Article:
Small "shul" on East 105th Street in Glenville
More information later
Cleveland Jewish Center
1117 East 105th Street
Anshe Emeth Beth Tefilo - now Park Synagogue
Then Orthodox, became Conservative in the late 20s
Occupied 1921 -1947
Rabbis Solomon Goldman, Harry Davidowitz and Armond Cohen
When congregation moved to Cleveland Heights building bought by Cory United Methodist Church
click to learn more
The Temple
East 107th Street and Ansel Road
Now The Temple-Tifereth Israel  Reform
Occupied 1924, still in use, though the main facility is now in Beachwood.
Rabbis Abba Hillel Silver, Daniel Jeremy Silver
School building rented by charter school.

March 2010 it was announced that building will become Maltz Performing Arts Center of CWRU

click to learn more
Ohave Emmuna Congregation
7115 Cedar Avenue. Now Sardis Baptist Church. Jeff Morris has identified it as Ohave Emnuna (Orthodox), that would later become part of the Heights Jewish Center.
 
N'Vai Zedek Congregation
East 119th Street and Union Avenue
Mount Pleasant (Kinsman) area
Constructed in 1922.
Rabbi Israel Porath served here in the 1940's.
Would later become part of Warrensville Center Synagogue Kehillat Yaakov.
Kinsman Jewish Center
B'nai Jacob Kol Israel (Orthodox)
East 146th Street and Kinsman Avenue
Founded in 1930 by members of Anshe Mamoresher B'nai Jacob Congregation.
Rabbis David Genuth (1933-48), Jacob Muskin (1948)
Building dedicated in 1932, sold in 1958.
Merged with Tetiever Ahavath Achim Anshe Sfard and Neveh Zedek to form Warrensville Center Synagogue. more (ECH) For more on Kehillat Yaakov (Warrensville Center Synagogue) and the Cedar Road Synagogue, click here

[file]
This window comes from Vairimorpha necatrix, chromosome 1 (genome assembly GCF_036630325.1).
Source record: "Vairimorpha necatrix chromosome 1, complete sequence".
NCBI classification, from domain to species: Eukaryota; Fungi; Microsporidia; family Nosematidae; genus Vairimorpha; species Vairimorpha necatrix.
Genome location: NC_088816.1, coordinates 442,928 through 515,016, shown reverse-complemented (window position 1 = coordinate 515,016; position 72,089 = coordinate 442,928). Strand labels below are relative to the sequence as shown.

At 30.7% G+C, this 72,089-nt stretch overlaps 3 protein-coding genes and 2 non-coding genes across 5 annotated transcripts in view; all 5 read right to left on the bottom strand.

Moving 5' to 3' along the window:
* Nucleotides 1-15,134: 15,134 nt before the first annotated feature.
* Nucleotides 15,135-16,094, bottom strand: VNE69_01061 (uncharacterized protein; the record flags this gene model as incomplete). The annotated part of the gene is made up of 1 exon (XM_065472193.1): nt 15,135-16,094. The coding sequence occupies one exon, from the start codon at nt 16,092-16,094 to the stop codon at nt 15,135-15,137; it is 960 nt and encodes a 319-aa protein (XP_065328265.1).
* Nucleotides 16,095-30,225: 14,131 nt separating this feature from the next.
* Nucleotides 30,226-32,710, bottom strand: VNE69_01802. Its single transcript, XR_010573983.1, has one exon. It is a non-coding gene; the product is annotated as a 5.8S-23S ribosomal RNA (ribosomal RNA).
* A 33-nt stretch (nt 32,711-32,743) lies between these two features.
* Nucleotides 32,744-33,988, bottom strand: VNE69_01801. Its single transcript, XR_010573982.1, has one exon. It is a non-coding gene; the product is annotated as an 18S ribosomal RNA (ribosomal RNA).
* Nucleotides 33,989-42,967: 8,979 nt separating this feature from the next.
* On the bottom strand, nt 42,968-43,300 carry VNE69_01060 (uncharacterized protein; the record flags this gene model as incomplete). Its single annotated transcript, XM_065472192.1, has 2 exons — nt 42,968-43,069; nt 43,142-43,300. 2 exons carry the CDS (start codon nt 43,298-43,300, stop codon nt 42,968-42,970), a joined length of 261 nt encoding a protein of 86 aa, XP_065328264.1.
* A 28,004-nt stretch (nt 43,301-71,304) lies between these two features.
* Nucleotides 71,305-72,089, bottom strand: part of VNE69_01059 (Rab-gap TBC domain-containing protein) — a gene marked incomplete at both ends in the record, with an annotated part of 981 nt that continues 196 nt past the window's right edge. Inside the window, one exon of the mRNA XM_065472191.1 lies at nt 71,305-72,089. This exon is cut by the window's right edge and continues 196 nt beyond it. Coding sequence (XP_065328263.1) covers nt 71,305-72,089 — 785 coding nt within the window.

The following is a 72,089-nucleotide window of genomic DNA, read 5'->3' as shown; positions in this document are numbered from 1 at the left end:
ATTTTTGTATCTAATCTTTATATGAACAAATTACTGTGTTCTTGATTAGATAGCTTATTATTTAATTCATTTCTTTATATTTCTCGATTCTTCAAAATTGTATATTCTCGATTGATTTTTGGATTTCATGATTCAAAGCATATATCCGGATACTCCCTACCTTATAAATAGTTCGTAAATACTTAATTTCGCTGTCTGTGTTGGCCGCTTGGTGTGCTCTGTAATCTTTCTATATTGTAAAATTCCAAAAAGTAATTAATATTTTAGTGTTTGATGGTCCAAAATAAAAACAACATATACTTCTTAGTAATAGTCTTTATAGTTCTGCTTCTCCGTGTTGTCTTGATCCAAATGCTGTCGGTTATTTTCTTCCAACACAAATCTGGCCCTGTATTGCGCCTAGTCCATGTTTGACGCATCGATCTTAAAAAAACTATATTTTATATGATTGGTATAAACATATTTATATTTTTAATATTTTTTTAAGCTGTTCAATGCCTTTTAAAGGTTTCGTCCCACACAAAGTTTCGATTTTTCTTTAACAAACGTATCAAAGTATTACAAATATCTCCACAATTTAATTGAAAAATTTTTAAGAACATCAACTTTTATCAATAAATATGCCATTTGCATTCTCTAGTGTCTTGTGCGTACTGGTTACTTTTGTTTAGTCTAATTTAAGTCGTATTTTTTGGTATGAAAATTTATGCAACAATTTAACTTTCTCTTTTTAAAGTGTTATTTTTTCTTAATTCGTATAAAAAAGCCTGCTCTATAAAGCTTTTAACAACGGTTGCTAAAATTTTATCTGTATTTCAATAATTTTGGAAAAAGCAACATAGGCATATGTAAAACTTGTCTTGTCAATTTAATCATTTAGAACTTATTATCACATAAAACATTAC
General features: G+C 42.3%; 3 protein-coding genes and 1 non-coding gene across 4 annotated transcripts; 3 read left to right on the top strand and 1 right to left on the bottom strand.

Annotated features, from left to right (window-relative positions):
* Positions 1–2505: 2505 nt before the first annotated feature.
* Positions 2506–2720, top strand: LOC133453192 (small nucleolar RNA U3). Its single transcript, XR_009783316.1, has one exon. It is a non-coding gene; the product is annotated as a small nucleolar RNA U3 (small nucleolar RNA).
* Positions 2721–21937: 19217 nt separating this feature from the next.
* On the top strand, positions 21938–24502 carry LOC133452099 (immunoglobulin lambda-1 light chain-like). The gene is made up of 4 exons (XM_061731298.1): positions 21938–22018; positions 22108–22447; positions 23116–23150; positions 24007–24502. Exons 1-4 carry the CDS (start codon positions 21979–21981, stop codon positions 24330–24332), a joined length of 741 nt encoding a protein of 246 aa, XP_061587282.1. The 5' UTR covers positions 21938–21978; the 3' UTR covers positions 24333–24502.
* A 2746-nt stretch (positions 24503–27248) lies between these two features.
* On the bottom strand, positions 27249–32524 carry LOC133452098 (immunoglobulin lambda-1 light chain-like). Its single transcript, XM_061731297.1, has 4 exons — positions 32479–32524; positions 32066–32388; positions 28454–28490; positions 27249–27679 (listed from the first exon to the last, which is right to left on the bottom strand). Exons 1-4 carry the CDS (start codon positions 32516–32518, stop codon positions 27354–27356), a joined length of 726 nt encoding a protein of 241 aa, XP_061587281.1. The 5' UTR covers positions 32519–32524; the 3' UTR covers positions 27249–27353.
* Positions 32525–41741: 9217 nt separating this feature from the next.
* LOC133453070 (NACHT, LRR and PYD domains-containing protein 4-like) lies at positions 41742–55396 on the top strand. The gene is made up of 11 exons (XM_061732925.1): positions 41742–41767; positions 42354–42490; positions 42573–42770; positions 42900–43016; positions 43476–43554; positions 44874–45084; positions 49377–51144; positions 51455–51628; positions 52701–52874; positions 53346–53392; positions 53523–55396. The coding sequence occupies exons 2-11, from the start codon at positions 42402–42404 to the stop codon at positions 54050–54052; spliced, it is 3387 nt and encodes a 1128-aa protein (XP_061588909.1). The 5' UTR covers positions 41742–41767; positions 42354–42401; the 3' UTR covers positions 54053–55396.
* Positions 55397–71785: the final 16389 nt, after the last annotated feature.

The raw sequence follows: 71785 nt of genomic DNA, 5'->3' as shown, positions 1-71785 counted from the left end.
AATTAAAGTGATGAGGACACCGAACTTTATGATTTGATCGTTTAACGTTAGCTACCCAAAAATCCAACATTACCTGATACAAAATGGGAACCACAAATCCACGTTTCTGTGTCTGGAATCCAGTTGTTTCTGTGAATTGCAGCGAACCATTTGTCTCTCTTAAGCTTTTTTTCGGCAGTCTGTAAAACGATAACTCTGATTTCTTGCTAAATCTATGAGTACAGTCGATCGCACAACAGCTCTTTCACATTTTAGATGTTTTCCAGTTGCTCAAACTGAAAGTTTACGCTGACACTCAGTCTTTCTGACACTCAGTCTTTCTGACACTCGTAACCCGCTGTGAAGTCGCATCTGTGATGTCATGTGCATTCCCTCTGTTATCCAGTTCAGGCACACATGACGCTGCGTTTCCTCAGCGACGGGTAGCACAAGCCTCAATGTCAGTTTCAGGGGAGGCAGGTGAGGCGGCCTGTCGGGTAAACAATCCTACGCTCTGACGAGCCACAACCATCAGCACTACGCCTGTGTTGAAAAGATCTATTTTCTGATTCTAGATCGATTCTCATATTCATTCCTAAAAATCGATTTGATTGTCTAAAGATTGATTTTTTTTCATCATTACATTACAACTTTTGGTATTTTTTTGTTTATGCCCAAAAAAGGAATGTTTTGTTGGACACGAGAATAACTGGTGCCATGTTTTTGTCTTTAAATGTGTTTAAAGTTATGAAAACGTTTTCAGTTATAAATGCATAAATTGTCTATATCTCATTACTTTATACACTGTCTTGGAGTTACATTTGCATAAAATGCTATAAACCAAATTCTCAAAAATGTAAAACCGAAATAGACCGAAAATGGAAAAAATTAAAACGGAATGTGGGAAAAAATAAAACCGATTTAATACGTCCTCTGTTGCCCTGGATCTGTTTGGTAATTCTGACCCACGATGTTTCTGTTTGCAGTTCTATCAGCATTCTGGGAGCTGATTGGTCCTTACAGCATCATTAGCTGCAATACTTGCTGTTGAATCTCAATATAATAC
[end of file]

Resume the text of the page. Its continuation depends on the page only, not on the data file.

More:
Beth El Temple
Founded 1950, building 1954   Modern Orthodox
Rabbi David Genuth. On 15808 Chagrin Road, near the border of Cleveland, First synagogue in Shaker Heights. Sold building in 1998 to a credit union. Merged with Heights Synagogue creating Beth El - the Heights Synagogue which bought Sinai Synagogue's building in Cleveland Heights in 2003. Described itself as "egalitarian/traditional".

Shaker Lee Synagogue
3688 Lee Road in Shaker Heights, near the border of Warrensville Heights. Orthodox.
Formed by the 1959 merger of Ohel Jacob and Ohel Yavne congregations. Rabbi Isaac Krislov.
In 1962 joined by Tifereth Israel (Orthodox).
Building dedicated in 1961. Sold in 1970.
In 1972 merged with Warrensville Center Synagogue.
Now owned by Chapel of Hope Christian Fellowship.

THE WEST SIDE
Beth Israel - The West Temple
Reform  14308 Trinket Road.    website
Organized in April 1954. Merged with the West Side Jewish Center (Bnai Israel) in 1957. Later that year began to use the building that the WSJC had built. The congregation is the last one whose home is within the Cleveland city limits. (The Temple - Tifereth Israel still uses its University Circle building, but its home is in Beachwood.) In the meetings of the West Temple's Social Justice Committee, the grass roots Free Soviet Jewry movement was born.
   

 

These digital sources helped create these summaries:
   ● The Encyclopedia of Cleveland History,
   ● the archives of the Cleveland Jewish News, and
   ● the archives of the Cleveland Plain Dealer.

Thanks to Nate Arnold and Jeff Morris for their help in these summaries.

All photos by Arnold Berger, except for two picture postcards.

● For more on Cleveland's old synagogues, see the Jeffrey Morris pages
Nate Arnold's tour of old Jewish Cleveland includes most of these buildings.
More on American synagogue buildings.